Getting started with Box Metadata Administration
This article explains how metadata is a critical tool for bringing data into focus and making it useful to users in Box. Check the references below for links to the documentation.
As a Box administrator, you can define the structure of the metadata you want to associate with the content by creating a metadata template, and then associate it with the content, creating a metadata instance.
With the right metadata, data can be transformed into actionable information, and metadata search enhances the search by metadata attributes, making it specific to users’ needs.
Metadata is a critical tool for bringing data into focus and making it useful to your users. It provides context to data by giving information about its source, purpose, and meaning.
With the right metadata, content can be transformed into actionable information.
Metadata can include descriptions, tags, labels, and other attributes that help make data meaningful. It can also include identifiers, classifications, and other information that can help you integrate with other systems.
How does it work
As an administrator, your first task is to define the structure of the metadata you want to associate with the content, creating a metadata template.
Then the template can be associated with the content, creating a metadata instance.
Finally your users, a service or even programmatically, can populate the metadata attributes for the specific content.
Templates represent the structure of the metadata you want to capture. You can have many and apply multiple templates to your data.
Each template can have attributes representing text, date, numbers, single selection and multiple selection.
To create a template, navigate to your administration console, content, and metadata.
When used for search, text types allows for partial matches, while date and numbers allow for interval searches.
The single select dropdown allows choosing one option from the list with the possibility to have none selected. The options can be custom sorted.
The multi select dropdown, works the same way, but allows for multiple selections.
You can custom sort the attributes and even hide the template. This is useful if you want the template to be exclusively used by a service or integration, hiding the template and the metadata from your users.
You can create templates programmatically by using the Box CLI, the REST API or one of our SDK's.
Here is an example using the CLI:
❯ box metadata-templates:create --display-name "Customer data" \
--string "Customer Name" \
--enum "Document Type" --option Contract --option Invoice
The above command is creating a metadata template named "Customer Data" with a text attribute "Customer Name", and a single select dropdown "Document Type" with "Contract" and "Invoice" as options.
If you plan for your users to be the ones filling in the metadata, consider how creative user can be with free text, and also how many attributes they have to populate.
Inconsistent or empty metadata will reduce the efficiency of having a bulk process depending on it, or even the enhanced metadata search of Box.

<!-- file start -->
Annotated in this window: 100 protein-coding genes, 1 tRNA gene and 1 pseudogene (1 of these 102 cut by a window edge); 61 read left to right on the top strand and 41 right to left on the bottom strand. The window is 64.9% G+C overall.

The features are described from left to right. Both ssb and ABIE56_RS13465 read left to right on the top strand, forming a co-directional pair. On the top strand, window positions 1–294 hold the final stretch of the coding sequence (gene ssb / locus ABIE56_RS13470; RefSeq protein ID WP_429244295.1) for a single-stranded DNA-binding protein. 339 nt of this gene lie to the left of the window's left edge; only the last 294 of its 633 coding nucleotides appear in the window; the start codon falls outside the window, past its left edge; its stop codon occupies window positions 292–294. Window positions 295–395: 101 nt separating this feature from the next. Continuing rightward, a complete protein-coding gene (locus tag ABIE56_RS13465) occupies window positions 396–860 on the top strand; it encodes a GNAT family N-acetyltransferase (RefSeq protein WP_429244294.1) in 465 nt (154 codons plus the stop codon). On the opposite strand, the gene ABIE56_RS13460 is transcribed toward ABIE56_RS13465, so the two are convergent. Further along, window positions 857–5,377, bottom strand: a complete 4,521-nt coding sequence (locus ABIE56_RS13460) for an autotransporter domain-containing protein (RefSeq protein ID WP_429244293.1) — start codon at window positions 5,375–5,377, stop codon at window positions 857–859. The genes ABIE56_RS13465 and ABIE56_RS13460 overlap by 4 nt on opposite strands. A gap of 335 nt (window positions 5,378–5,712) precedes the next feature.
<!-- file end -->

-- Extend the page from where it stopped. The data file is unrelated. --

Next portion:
A metadata instance represents the association of a metadata template with a content item, e.g. a file or folder in Box. An item can have multiple instances as long as they are from different templates.
The above image is how a user would create a metadata instance in Box, however this can also be done in bulk or programmatically.
For example, using the Box CLI to associate the template "Customer Data" to the folder with
❯ box folders:metadata:add 195811920048 \
--template-key customerData \
--data "customerName=Acme Corp" \
--data documentType=Contract \
--as-user 18622116055 \
### output ###
The above command, not only associated the metadata template to the folder, but also populated the metadata attributes
documentType at the same time.
Like before you can further automate this process.
For example, in this article, we demonstrated how to use an external service to automatically fill in the metadata of media files with 50+ attributes.
In a future article, we will discuss how to populate metadata using Box metadata cascading policies. Be sure to check it out.
Once you have metadata on your content, the immediate out-of-the-Box benefit is the enhanced search by metadata.
The normal search looks for a string in the name, description, tag, content, and is a "fuzzy" search. It often return too many results forcing the users to put some effort in finding what they want in the search results.
On the other hand a metadata search, aka metadata filters, is specific to the metadata attributes.
Consider this scenario, you have customers folders with invoices and contracts documents.
These documents typically have cryptic names that may mean something to the company who issue them, but mean nothing to your users. Also their content is fairly common, making it hard to distinguish between them in the search.
Now imagine some of your users want all content by customer name, others want all invoices and yet another group wants all contracts.
To demonstrate this, I've created a simple template with customer name and document type, let's see the search working:
Sample document metadata:
Customer Success wants all invoices and contracts related with “Acme Corp”:
Finance wants all invoices independent of company:
It is not uncommon for Box admins to facilitate further integrations using metadata. Consider you can have references or unique identifiers in metadata and easily integrate with other apps or databases.
If you're looking for more information on metadata, be sure to check these links:
Articles in this series: